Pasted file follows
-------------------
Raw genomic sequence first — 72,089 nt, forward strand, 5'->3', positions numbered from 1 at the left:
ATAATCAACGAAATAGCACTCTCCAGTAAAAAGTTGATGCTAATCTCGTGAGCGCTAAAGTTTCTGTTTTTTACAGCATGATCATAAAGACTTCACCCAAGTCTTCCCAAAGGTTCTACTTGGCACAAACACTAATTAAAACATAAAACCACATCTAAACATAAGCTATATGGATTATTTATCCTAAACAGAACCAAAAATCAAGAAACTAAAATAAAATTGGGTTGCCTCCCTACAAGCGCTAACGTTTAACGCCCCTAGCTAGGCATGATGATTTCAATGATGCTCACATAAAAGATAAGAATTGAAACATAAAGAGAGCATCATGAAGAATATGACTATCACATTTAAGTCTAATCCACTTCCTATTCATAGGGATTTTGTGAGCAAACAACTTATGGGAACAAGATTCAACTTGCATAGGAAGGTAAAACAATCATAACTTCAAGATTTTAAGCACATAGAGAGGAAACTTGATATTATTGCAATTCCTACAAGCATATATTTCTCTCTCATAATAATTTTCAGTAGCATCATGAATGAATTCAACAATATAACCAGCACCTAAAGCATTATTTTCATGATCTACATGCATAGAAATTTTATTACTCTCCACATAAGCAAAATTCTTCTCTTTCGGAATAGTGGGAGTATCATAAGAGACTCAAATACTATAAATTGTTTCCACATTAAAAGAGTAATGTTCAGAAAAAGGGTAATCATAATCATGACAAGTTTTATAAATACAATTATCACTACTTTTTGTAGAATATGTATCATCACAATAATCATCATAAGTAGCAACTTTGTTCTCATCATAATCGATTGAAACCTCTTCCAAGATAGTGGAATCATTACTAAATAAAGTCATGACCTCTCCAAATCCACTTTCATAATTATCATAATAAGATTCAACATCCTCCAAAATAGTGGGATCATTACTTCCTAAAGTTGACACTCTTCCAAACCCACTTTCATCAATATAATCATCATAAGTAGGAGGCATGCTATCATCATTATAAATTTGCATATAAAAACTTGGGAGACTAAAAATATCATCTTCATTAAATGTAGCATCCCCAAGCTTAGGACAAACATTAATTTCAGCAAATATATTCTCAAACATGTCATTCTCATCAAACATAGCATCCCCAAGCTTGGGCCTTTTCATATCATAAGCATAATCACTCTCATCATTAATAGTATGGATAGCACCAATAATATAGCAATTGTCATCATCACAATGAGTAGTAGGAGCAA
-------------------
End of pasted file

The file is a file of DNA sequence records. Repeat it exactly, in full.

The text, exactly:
Raw genomic sequence first — 72,089 nt, forward strand, 5'->3', positions numbered from 1 at the left:
ATAATCAACGAAATAGCACTCTCCAGTAAAAAGTTGATGCTAATCTCGTGAGCGCTAAAGTTTCTGTTTTTTACAGCATGATCATAAAGACTTCACCCAAGTCTTCCCAAAGGTTCTACTTGGCACAAACACTAATTAAAACATAAAACCACATCTAAACATAAGCTATATGGATTATTTATCCTAAACAGAACCAAAAATCAAGAAACTAAAATAAAATTGGGTTGCCTCCCTACAAGCGCTAACGTTTAACGCCCCTAGCTAGGCATGATGATTTCAATGATGCTCACATAAAAGATAAGAATTGAAACATAAAGAGAGCATCATGAAGAATATGACTATCACATTTAAGTCTAATCCACTTCCTATTCATAGGGATTTTGTGAGCAAACAACTTATGGGAACAAGATTCAACTTGCATAGGAAGGTAAAACAATCATAACTTCAAGATTTTAAGCACATAGAGAGGAAACTTGATATTATTGCAATTCCTACAAGCATATATTTCTCTCTCATAATAATTTTCAGTAGCATCATGAATGAATTCAACAATATAACCAGCACCTAAAGCATTATTTTCATGATCTACATGCATAGAAATTTTATTACTCTCCACATAAGCAAAATTCTTCTCTTTCGGAATAGTGGGAGTATCATAAGAGACTCAAATACTATAAATTGTTTCCACATTAAAAGAGTAATGTTCAGAAAAAGGGTAATCATAATCATGACAAGTTTTATAAATACAATTATCACTACTTTTTGTAGAATATGTATCATCACAATAATCATCATAAGTAGCAACTTTGTTCTCATCATAATCGATTGAAACCTCTTCCAAGATAGTGGAATCATTACTAAATAAAGTCATGACCTCTCCAAATCCACTTTCATAATTATCATAATAAGATTCAACATCCTCCAAAATAGTGGGATCATTACTTCCTAAAGTTGACACTCTTCCAAACCCACTTTCATCAATATAATCATCATAAGTAGGAGGCATGCTATCATCATTATAAATTTGCATATAAAAACTTGGGAGACTAAAAATATCATCTTCATTAAATGTAGCATCCCCAAGCTTAGGACAAACATTAATTTCAGCAAATATATTCTCAAACATGTCATTCTCATCAAACATAGCATCCCCAAGCTTGGGCCTTTTCATATCATAAGCATAATCACTCTCATCATTAATAGTATGGATAGCACCAATAATATAGCAATTGTCATCATCACAATGAGTAGTAGGAGCAA